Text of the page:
Sen. Marsha Blackburn to land in Taiwan for surprise visit after calling China ‘New Axis of Evil’: source

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Sen. Marsha Blackburn, R-Tenn., will land in Taiwan for an unannounced visit on Thursday, according to a source familiar with the trip.

Blackburn is only the latest in a series of U.S. lawmaker to fly to Taiwan, a trend that has outraged the Chinese government. House Speaker Nancy Pelosi visited the self-governed island in early August, and she was the highest-level U.S. official to do so since Speaker Newt Gingrich in 1997.

China, which has long claimed Taiwan as its own territory, argues the trips infringe on their sovereignty.

No other lawmakers are accompanying Blackburn on the visit. The Senator was already on her way home from a foreign trip visiting Fiji, the Solomon Islands, and Papua New Guinea this week, according to a Thursday morning statement from her office.

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The Indo-Pacific Region is the next frontier for the New Axis of Evil,” Blackburn said in a statement that did not mention her impending visit to Taiwan. “Meeting with leaders from Fiji, the Solomon Islands, and Papua New Guinea was an important step in showcasing America’s commitment to the region and expanding our strategic relationships.”

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“Continuing these long-established partnerships is important to the success of both East Asian nations and the United States. I am grateful for their leadership. We must stand against the Chinese Communist Party,” she added.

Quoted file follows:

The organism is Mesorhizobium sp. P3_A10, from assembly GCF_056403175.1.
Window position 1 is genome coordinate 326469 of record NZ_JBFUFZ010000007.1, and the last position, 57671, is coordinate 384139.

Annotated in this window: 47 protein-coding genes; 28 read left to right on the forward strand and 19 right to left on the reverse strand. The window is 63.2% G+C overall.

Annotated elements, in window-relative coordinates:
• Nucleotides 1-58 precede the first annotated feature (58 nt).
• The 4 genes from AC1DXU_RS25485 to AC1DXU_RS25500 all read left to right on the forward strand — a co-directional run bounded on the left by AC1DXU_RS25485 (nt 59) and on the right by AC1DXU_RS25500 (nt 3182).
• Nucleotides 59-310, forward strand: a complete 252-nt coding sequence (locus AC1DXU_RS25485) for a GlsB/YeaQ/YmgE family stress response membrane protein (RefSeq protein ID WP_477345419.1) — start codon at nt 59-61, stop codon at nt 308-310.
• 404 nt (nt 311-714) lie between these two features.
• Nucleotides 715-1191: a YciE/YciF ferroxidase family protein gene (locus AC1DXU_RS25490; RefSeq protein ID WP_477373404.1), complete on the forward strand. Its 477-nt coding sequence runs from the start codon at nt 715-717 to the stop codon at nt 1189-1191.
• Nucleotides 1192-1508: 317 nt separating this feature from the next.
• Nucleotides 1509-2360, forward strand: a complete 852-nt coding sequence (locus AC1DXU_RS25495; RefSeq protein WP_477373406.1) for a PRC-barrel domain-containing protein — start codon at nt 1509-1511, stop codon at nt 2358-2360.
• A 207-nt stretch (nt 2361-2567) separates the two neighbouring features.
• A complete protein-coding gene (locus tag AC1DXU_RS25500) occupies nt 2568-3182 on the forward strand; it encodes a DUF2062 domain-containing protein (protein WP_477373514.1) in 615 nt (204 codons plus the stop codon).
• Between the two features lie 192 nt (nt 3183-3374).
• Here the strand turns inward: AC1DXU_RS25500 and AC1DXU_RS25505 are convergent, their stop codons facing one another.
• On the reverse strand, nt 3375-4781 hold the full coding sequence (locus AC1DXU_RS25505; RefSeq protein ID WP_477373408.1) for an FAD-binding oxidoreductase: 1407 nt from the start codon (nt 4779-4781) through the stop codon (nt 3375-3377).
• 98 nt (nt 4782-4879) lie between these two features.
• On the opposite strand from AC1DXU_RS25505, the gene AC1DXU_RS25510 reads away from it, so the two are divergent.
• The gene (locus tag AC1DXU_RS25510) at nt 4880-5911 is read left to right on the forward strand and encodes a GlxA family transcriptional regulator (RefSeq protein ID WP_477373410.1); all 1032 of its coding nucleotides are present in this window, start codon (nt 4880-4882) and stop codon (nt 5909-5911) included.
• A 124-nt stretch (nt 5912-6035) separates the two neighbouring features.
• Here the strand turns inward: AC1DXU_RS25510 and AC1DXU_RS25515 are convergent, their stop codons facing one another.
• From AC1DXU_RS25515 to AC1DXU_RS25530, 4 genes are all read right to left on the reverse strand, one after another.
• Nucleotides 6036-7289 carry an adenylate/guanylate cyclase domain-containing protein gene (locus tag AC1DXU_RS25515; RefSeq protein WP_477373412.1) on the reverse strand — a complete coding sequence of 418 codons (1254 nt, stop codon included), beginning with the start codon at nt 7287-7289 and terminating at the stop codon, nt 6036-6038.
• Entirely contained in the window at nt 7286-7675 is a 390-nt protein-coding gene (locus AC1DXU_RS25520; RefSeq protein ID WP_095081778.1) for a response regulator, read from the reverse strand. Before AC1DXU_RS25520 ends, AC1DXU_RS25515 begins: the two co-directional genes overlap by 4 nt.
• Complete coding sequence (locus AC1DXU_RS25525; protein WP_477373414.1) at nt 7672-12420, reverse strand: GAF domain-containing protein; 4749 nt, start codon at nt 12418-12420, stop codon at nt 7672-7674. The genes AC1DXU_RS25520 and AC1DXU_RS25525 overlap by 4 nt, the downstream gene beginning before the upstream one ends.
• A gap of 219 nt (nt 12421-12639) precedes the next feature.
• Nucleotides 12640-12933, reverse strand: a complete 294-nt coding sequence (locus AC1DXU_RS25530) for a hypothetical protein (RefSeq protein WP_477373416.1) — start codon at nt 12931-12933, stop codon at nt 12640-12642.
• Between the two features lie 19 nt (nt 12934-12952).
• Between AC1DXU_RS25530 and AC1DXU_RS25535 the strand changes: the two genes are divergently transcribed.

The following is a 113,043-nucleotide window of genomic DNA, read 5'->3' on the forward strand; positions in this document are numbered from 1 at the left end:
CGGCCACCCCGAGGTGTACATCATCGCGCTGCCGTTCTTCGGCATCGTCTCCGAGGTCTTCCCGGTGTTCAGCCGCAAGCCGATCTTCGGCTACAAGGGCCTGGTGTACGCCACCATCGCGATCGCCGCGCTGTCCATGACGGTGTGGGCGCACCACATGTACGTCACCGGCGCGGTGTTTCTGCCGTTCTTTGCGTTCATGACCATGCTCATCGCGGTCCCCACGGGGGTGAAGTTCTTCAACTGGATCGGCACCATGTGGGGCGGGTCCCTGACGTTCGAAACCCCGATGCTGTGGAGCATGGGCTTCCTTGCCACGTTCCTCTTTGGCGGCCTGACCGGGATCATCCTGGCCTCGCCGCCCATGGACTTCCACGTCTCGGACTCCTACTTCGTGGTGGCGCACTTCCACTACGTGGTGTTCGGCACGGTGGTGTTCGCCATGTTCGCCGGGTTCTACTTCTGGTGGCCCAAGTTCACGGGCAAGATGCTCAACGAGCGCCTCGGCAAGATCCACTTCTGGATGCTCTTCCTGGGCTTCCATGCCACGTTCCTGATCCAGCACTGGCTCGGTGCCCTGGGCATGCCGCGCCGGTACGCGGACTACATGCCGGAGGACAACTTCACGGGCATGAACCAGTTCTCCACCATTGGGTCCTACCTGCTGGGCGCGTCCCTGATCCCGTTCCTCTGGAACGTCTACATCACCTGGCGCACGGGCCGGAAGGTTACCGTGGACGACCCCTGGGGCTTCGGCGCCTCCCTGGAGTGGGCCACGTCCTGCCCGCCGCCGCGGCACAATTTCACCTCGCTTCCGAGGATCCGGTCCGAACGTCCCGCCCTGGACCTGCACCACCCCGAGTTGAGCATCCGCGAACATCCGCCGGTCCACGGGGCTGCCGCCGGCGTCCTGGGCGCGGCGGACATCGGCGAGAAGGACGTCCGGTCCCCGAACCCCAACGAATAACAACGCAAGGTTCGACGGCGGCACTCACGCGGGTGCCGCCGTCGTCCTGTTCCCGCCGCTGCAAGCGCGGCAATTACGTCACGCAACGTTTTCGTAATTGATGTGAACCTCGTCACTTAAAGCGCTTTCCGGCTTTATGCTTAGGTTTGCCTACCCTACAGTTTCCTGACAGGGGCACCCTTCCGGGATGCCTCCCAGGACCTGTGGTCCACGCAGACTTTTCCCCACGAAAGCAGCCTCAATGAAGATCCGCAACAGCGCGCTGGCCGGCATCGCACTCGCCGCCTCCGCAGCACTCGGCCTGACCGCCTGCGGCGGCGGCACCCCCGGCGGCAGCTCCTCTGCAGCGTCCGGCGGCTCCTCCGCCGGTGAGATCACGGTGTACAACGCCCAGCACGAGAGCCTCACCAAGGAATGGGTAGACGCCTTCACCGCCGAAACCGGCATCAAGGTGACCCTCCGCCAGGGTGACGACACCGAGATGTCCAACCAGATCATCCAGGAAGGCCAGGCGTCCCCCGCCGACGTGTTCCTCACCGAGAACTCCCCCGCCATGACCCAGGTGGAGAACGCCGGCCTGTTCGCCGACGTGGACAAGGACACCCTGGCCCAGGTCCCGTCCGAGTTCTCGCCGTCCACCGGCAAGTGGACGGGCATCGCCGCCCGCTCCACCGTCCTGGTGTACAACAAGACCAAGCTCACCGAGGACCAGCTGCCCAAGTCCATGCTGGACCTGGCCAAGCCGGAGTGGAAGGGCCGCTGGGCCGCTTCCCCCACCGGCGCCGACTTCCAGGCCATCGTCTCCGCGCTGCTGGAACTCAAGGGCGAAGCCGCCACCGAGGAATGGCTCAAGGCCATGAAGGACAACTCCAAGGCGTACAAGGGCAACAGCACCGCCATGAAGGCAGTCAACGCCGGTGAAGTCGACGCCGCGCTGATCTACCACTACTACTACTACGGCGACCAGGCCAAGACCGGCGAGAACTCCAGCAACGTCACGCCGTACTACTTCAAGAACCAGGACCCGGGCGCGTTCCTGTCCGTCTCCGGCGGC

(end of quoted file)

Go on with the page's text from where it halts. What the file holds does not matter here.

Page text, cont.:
Blackburn’s visit is the latest since five members of Congress landed in Taiwan in mid-August. The group, lead by Sen. Ed Markey, D-Mass, included Reps. John Garamendi, D-Calif; Alan Lowenthal, D-Calif.; Don Beyer, D-VA and Amata Radewagen, R-AS.

China has argued that visits by U.S. lawmakers infringe on America’s One China Policy, which states that the U.S. acknowledges the Beijing government as the sole government of China.

While the U.S. has agreed not to hold formal diplomatic relations with Taiwan, it has supplied the government with means of defense and other support.

Taiwan first split from mainland China following a civil war between democratic and communist forces in 1949.

This is a developing story. Check back soon for updates.

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